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China defends human rights record during historic UN commissioner visit

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China defended its much-scrutinized human rights record during a video call with U.N. human rights chief Michelle Bachelet. Bachelet is in the middle of a six-day visit to China.

“Through long-term and persistent hard work, China has successfully embarked on a path of human rights development that conforms to the trend of the times and suits its own national conditions,” Chinese leader Xi Jinping told Bachelet Wednesday.

Bachelet’s trip is an historic one, with her saying Wednesday that it is “the first visit by a UN High Commissioner for Human Rights to China in 17 years.” The trip includes stops in Xinjiang, a remote northwestern region where the Chinese government has been accused of human rights violations and genocide against Uyghurs and other ethnic groups.

“It is a priority to engage with the government of China directly, to see how we can collaborate on human rights issues domestically, regional and global,” Bachelet said Wednesday. “I look forward to deepening our discussions on these or other issues and hope my office can accompany efforts to strengthen the promotion and protection of human rights, justice, and the rule of law for all.”

Bachelet’s trip has been criticized by critics of China’s human rights record, including the United States. At his daily briefing Tuesday, State Department spokesperson Ned Price said the U.S. has “no expectation [China] will grant the necessary access required to conduct a complete and unmanipulated assessment of the human rights environment in Xinjiang.”

“We think it was a mistake to agree to a visit under these circumstances where the High Commissioner… will not be granted the type of unhindered access, free and full access, that would be required to do a complete assessment and to come back with a full picture of the atrocities, the crimes against humanity and the genocide ongoing in Xinjiang,” Price said Tuesday.

The Associated Press contributed to this report.

Shannon Longworth: China has an opportunity to set the record straight about its treatment of ethnic minorities.
Chinese President Xi Jinping held a video call today with the U-N high commissioner for human rights.
Michelle Bachelet | U.N. High Commissioner for Human Rights: “It is a priority to engage with the government of China directly, to see how we can collaborate on human rights issues domestically, regional and global, for development, peace and security to be sustainable locally and across borders human rights have to be at the core.”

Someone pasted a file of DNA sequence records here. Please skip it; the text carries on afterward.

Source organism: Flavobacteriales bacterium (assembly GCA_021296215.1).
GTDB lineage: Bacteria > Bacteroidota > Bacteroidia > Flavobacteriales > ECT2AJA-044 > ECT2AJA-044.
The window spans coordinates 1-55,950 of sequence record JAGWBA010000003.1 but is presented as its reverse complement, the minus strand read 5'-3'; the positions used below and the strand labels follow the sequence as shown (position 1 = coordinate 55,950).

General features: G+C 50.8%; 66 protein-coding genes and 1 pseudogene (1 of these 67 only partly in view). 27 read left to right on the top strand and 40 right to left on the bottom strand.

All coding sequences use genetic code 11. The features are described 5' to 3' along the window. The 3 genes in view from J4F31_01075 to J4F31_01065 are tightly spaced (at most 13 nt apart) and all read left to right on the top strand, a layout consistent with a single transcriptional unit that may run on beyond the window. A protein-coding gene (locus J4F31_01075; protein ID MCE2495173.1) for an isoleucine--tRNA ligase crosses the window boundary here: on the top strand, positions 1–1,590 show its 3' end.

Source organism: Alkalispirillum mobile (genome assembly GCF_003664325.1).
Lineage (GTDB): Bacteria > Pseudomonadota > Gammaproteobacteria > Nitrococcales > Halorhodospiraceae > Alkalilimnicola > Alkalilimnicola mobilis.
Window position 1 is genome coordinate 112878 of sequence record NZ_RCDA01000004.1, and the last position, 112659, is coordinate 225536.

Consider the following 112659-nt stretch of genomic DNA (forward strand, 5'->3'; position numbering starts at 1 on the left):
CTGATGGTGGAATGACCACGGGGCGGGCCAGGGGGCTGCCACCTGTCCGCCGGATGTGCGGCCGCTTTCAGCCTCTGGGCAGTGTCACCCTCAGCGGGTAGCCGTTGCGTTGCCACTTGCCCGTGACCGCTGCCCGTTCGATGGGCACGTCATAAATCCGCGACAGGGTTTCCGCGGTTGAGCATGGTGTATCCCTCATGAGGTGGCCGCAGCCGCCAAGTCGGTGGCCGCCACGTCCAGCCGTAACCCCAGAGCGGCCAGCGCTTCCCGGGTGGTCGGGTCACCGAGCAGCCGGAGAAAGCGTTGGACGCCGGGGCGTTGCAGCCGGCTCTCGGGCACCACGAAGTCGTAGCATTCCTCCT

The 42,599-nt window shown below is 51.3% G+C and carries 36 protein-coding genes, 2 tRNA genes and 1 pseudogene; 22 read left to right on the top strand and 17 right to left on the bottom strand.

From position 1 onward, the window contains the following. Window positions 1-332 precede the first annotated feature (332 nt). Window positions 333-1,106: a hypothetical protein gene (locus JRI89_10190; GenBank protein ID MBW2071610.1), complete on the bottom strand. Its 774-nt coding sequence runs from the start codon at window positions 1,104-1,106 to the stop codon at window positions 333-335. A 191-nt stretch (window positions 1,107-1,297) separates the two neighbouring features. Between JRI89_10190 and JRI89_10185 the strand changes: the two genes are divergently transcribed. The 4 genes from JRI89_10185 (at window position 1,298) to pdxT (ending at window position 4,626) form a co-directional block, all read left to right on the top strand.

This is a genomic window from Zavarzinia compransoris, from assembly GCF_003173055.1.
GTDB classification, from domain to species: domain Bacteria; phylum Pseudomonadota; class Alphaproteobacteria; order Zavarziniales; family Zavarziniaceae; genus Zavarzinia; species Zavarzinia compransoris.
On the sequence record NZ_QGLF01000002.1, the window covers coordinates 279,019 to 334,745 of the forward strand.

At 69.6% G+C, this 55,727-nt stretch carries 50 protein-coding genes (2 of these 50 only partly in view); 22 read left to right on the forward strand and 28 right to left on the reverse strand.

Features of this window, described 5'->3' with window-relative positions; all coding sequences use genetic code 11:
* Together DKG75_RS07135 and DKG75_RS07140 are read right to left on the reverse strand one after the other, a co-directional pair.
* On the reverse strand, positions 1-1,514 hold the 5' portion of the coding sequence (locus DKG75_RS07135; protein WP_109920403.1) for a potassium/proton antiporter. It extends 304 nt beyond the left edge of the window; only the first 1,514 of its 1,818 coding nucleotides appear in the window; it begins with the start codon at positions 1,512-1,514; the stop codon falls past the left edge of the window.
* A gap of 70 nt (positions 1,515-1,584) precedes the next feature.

Shannon Longworth: The call was part of a six-day trip to China.
The first time a U-N Human Rights Chief has been to the country in 17 years.
The trip also comes on the heels of a leak of thousands of photos from the city where Uyghurs have been detained for expressing faith.
The Chinese government has been accused of human rights abuses against Uyghurs and other ethnic groups in the region.
The U-S has criticized the trip, saying officials won’t get an accurate portrayal of what’s going on.
MAY 24, 2022: WASHINGTON: “Based on our understanding of the planned restrictions that she will be subjected to during the visit. We have no expectation that the PRC will grant the necessary access required to conduct a complete unmanipulated assessment of the human rights environment in Xinjiang. We think it was a mistake to agree to a visit under these circumstances.”

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China defended its much-scrutinized human rights record during a video call with U.N. human rights chief Michelle Bachelet. Bachelet is in the middle of a six-day visit to China.

“Through long-term and persistent hard work, China has successfully embarked on a path of human rights development that conforms to the trend of the times and suits its own national conditions,” Chinese leader Xi Jinping told Bachelet Wednesday.

Bachelet’s trip is an historic one, with her saying Wednesday that it is “the first visit by a UN High Commissioner for Human Rights to China in 17 years.” The trip includes stops in Xinjiang, a remote northwestern region where the Chinese government has been accused of human rights violations and genocide against Uyghurs and other ethnic groups.

“It is a priority to engage with the government of China directly, to see how we can collaborate on human rights issues domestically, regional and global,” Bachelet said Wednesday. “I look forward to deepening our discussions on these or other issues and hope my office can accompany efforts to strengthen the promotion and protection of human rights, justice, and the rule of law for all.”

Bachelet’s trip has been criticized by critics of China’s human rights record, including the United States. At his daily briefing Tuesday, State Department spokesperson Ned Price said the U.S. has “no expectation [China] will grant the necessary access required to conduct a complete and unmanipulated assessment of the human rights environment in Xinjiang.”

“We think it was a mistake to agree to a visit under these circumstances where the High Commissioner… will not be granted the type of unhindered access, free and full access, that would be required to do a complete assessment and to come back with a full picture of the atrocities, the crimes against humanity and the genocide ongoing in Xinjiang,” Price said Tuesday.

The Associated Press contributed to this report.

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